Front Page Titles (by Subject) Academic Economics as Ideology - Literature of Liberty, Summer 1982, vol. 5, No. 2
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Academic Economics as Ideology - Leonard P. Liggio, Literature of Liberty, Summer 1982, vol. 5, No. 2 
Literature of Liberty: A Review of Contemporary Liberal Thought was published first by the Cato Institute (1978-1979) and later by the Institute for Humane Studies (1980-1982) under the editorial direction of Leonard P. Liggio.
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Academic Economics as Ideology
“Fifty Years of Ideology: A Selective Survey of Academic Economics in the United States, 1930–1980.” Journal of Economic Studies 8, no. 1 (1981): 16–36.
Defining ideology as “a mixture of consciously or unconsciously accepted ideas and beliefs” that “provides the underlying support or rationalisation for fundamental features of thought and action in a society,” the author presents a detailed panorama of the prevalence of ideology and values in the allegedly value-free academic discipline of economics from the Depression to 1980 and the revival of the Austrian School.
The author debunks the notions that academic economics during this period was ideologically value-free in its selection of texts, advocacy of government intervention, hiring practices, mathematical methodology, or changing policy recommendations and ideas with the winds of fashion. Over the past half-century, academic economists have not lived up to their self-image of objective scientists practicing value-free analysis. “The question of whether they had ever been completely faithful to this position in the past lost its significance beginning in the 1930s when the line between science and policy was virtually obliterated.”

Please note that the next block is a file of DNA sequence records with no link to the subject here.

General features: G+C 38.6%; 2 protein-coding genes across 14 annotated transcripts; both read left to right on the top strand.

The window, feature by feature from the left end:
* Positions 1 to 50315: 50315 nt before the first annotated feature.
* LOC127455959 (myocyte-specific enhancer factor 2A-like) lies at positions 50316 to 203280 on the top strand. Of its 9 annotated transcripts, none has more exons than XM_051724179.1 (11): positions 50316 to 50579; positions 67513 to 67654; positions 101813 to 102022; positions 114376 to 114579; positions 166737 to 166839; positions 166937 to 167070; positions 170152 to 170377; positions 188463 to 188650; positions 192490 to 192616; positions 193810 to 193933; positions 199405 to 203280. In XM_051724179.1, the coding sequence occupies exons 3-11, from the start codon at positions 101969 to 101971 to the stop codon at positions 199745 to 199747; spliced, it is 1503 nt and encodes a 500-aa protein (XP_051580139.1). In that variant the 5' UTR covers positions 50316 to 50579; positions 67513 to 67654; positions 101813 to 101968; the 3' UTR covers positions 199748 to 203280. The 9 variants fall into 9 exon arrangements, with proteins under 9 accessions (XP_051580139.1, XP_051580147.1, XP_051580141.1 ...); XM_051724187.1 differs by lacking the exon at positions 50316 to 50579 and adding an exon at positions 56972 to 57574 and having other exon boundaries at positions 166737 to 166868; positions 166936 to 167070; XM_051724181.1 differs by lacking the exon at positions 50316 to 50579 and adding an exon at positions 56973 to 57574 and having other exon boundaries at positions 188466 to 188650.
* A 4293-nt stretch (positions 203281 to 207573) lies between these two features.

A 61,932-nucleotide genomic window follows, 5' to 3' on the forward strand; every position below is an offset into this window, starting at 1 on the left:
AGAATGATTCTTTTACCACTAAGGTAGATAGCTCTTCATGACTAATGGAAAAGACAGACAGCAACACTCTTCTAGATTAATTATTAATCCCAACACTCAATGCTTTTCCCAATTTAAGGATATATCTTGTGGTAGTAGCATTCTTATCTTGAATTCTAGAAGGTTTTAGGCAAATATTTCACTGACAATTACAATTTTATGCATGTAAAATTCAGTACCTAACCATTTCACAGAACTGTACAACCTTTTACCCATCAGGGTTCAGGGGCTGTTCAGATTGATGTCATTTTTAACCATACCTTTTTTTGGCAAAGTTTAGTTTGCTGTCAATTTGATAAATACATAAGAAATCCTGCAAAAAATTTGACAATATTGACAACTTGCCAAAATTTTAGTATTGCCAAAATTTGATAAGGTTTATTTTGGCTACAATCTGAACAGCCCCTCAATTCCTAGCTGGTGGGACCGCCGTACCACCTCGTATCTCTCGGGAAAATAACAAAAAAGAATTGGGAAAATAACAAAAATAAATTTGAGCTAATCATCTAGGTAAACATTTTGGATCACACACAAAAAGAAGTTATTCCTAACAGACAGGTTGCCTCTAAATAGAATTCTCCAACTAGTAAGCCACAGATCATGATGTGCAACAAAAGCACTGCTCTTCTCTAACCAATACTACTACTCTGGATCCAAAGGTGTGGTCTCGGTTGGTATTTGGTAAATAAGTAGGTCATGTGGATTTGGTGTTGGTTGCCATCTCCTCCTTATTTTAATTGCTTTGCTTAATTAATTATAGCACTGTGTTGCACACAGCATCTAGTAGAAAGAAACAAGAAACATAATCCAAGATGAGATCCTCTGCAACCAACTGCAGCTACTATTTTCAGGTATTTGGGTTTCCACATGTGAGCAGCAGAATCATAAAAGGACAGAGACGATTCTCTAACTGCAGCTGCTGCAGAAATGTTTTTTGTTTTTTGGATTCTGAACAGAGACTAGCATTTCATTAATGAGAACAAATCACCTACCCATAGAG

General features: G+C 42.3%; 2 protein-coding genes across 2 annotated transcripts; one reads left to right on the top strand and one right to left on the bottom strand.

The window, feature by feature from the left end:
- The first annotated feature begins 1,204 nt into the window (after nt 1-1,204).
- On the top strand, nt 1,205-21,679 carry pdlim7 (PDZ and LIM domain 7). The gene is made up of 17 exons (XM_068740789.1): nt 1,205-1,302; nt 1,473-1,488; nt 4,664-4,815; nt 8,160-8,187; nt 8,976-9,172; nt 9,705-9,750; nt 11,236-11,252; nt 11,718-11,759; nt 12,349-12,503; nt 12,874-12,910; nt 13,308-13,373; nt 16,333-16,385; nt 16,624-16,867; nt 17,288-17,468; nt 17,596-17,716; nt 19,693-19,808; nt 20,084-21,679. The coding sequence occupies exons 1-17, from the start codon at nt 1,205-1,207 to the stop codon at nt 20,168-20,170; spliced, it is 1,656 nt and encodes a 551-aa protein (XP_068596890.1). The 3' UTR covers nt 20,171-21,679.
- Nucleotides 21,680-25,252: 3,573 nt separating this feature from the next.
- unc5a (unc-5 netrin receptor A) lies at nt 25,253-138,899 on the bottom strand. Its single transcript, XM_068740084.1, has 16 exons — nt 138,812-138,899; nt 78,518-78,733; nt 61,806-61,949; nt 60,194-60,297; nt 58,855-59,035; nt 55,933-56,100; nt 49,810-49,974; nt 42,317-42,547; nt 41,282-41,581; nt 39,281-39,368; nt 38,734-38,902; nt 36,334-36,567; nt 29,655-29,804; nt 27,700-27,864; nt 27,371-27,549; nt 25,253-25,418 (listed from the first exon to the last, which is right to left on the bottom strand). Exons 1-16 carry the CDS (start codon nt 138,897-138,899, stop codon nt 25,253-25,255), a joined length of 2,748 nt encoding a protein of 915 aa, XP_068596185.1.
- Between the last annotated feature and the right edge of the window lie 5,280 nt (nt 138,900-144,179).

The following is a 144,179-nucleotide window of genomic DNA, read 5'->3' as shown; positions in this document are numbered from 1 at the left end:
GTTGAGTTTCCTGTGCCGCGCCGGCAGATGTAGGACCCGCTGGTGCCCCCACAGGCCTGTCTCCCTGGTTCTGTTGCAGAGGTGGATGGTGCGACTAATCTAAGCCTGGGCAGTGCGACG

The Depression which ushered in the New Deal's unprecedented government intervention beginning in 1933 did not seem catastrophic to the sheltered seclusion of most college campuses. Alfred Marshall's neo-classical paradigm continued as the basis of lectures, discussion, and textbooks throughout the 1930s and into the immediate post-World War II months. Orthodox economists dismissed the insights of the rival institutional economics which looked upon economic behavior as “a complex web of interrelated economic, political, sociological, and psychological influences.”
The war years exposed students to militarist and nationalist propaganda consonant with the official ideology of creating a “war man” and a patriotic “military-industrial complex.” This atmosphere was favorable to the interventionist economic doctrines of John Maynard Keynes' The General Theory of Employment, Interest and Money (1936). “The idea of essentially costless warmaking sustained the political ideology of war” and Keynesianism extended government spending into social outlays. “The Keynesian aggregative macro-approach directed its attention to full employment defined as consisting of essentially homogeneous jobs as such. Large-scale government spending programs unencumbered by the constraints of the gold standard emphasized increasing consumer income to remedy a deficiency of aggregate demand. The accompanying expansion in government direction of the economy was taken for granted. . . .”